As a Certified Financial Planner and registered investment advisor, I’m bound by law to act as a fiduciary to my clients. Yet the CFP Board and SEC, overseers of the standards that guide fiduciary responsibility, aren’t always serving the investors they are intended to protect.
Merriam Webster’s dictionary defines a fiduciary as “a person or entity responsible for acting in the best interests of others — typically an investment client, a company’s shareholders or a beneficiary.”
Every advisor should put their clients’ interests first. I don’t buy the argument that small investors would be squeezed out if all advisors and brokers were forced to be fiduciaries. It would be a good thing if nobody could sell products with 10% commissions.
However, to say one is a fiduciary doesn’t mean you act as such. Clients may easily be lulled into a false sense of security if they hear their advisor say, “as a fiduciary, I must always put your interests ahead of mine,” particularly when their advisor isn’t actually held to this standard. If fiduciary standards aren’t enforced, and they typically aren’t, it’s the client who loses. This also results in the financial advisory profession being viewed by the public as a sales vocation, rather than a true profession.
Two examples of so-called fiduciary duty fulfilled
Several years ago, I wrote about a case where a CFP, claiming to be a fiduciary, sold an annuity to his client, double dipping by taking both commission and annual ongoing fees. The client was paying — between the commission, the planner’s fees, and the ongoing annuity costs — about 5.29% a year. Because of the fees and false information that the client and I documented, the insurance company and broker dealer quickly (and without an attorney or complaint filed) generously settled.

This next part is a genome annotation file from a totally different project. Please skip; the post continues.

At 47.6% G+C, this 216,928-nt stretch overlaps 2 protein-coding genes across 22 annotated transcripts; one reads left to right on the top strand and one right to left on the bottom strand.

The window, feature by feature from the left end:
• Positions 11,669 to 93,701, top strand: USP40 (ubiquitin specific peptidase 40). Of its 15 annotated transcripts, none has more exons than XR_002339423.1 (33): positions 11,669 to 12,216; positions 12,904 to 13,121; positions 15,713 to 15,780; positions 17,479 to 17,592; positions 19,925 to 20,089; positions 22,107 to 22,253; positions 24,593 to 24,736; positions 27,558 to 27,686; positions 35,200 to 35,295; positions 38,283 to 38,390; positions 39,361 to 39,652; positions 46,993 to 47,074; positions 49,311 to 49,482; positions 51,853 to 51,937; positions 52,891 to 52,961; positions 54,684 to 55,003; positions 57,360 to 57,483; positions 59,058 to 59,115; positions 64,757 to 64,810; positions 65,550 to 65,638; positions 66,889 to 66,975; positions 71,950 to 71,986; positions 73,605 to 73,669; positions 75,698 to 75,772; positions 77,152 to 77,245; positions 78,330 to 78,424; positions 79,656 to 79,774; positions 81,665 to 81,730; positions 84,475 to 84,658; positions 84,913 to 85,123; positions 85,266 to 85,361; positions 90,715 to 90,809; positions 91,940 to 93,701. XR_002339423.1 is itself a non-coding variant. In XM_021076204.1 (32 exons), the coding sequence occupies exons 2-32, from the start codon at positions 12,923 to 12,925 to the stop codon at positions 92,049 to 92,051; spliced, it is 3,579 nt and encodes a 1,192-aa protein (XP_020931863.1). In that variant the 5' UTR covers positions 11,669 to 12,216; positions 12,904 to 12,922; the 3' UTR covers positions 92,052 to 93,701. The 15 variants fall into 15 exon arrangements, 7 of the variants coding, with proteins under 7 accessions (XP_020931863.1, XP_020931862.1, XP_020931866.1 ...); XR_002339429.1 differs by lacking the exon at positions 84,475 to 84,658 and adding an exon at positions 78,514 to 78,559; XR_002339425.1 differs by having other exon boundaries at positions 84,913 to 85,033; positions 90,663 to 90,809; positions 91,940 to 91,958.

The consumer didn’t want others to be duped by this so-called fiduciary, so he made sure his settlement allowed him to file complaints with regulators and the CFP Board against this advisor. None found any wrongdoing. But Kevin Keller, now the CEO of the CFP Board, claimed that since that case, standards were stronger and a different outcome would have been likely had it been a more recent case. He invited me to be part of a panel on disciplinary hearings and to write about the CFP Board’s disciplinary process. Though I agreed to keep facts (like names) confidential, the CFP Board also demanded the right to approve the entire piece, including my opinion of the process. That was unacceptable to The Wall Street Journal and didn’t strike me as a sincere effort in being transparent.
A second case of a so-called fiduciary can be seen with mutual fund managers. Since 1940, mutual fund board members have had a fiduciary duty to shareholders rather than the fund company. According to the Investment Company Institute (ICI), “Directors have the fiduciary duty to represent the interests of the fund’s shareholders.” Thus, they must put the interests of the fund shareholder first. Yet, when I presented Joseph DiMartino, the independent board chair of Dreyfus funds, with an opportunity to guarantee higher shareholder returns by rolling its expensive S&P 500 index fund into a lower cost S&P 500 index fund, he consistently declined the move. Apparently, the SEC agreed that leaving shareholders with guaranteed lower returns met their definition of fiduciary.
These are just two examples of “fiduciaries” not acting in their beneficiaries’ best interest. Unfortunately, the CFP Board and Dreyfus examples are not unique.
Read the full article here by Allan Roth, Advisor Perspectives